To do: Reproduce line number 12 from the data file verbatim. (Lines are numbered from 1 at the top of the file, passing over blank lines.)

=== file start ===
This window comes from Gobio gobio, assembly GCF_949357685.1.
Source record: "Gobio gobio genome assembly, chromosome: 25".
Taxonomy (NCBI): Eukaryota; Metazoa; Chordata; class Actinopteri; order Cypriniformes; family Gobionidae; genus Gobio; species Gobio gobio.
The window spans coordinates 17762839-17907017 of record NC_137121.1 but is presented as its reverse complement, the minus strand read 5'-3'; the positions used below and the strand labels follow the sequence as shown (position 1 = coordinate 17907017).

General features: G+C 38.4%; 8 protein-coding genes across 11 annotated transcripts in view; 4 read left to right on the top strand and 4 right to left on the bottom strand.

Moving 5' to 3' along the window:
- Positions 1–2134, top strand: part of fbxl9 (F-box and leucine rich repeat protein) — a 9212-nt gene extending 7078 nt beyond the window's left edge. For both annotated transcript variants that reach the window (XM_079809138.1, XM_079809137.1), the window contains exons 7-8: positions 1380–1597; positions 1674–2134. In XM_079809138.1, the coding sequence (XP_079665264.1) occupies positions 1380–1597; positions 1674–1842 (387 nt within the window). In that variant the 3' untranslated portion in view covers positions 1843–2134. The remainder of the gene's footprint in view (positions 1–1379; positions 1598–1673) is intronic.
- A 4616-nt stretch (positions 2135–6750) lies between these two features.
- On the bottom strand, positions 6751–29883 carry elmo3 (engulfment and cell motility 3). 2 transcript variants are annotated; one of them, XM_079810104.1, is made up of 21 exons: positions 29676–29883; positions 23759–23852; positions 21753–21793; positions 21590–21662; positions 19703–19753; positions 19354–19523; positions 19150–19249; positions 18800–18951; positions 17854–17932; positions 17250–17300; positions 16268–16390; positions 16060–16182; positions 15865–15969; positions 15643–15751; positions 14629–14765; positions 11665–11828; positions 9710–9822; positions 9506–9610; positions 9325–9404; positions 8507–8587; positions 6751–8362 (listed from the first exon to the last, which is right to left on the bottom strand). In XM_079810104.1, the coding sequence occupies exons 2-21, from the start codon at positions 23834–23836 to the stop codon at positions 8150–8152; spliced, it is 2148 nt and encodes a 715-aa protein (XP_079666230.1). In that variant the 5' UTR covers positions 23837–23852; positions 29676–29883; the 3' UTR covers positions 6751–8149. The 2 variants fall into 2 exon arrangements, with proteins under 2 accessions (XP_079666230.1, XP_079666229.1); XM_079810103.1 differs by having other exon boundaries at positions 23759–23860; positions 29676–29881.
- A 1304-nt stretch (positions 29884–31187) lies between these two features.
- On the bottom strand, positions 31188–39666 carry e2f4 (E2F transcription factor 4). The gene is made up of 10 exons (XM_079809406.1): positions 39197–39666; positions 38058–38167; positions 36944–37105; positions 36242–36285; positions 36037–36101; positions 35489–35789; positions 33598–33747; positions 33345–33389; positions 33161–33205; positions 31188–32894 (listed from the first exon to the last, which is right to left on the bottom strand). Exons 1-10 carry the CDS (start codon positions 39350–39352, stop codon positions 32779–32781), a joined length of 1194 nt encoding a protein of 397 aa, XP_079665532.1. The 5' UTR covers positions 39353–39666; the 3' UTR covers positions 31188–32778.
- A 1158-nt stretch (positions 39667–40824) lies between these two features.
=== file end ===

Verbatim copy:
- A 1158-nt stretch (positions 39667–40824) lies between these two features.